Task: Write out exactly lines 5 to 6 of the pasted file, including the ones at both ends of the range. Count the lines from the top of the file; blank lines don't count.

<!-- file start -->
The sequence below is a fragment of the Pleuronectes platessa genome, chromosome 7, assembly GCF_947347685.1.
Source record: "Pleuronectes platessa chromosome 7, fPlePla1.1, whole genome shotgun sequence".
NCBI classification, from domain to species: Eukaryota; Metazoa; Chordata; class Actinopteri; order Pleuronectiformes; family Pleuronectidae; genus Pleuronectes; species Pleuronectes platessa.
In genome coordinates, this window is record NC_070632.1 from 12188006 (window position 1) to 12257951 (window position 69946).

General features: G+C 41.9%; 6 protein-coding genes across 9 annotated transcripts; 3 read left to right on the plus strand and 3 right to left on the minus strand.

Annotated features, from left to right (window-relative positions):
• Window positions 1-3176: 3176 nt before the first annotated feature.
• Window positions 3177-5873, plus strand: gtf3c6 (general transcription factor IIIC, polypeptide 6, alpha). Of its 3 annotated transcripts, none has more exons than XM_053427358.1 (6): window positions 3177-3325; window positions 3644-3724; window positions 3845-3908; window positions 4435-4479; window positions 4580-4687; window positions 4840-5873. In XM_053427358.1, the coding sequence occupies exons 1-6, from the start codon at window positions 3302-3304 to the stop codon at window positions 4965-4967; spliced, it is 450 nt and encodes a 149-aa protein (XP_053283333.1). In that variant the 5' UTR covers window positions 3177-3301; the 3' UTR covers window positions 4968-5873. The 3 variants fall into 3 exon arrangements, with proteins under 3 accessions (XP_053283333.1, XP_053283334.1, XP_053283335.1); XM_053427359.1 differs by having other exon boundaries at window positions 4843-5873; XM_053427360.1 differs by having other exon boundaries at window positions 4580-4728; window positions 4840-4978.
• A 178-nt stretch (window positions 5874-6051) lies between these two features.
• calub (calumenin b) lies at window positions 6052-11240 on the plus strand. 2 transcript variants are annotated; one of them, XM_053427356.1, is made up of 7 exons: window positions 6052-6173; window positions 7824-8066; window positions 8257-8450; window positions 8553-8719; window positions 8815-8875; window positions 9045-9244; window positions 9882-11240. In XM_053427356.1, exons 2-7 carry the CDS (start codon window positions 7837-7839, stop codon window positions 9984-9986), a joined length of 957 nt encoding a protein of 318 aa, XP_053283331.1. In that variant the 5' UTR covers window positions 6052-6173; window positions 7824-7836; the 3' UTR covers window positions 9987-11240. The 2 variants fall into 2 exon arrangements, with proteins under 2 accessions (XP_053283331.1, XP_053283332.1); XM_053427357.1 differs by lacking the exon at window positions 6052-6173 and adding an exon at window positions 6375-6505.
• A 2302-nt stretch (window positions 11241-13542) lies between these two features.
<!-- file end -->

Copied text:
General features: G+C 41.9%; 6 protein-coding genes across 9 annotated transcripts; 3 read left to right on the plus strand and 3 right to left on the minus strand.

Annotated features, from left to right (window-relative positions):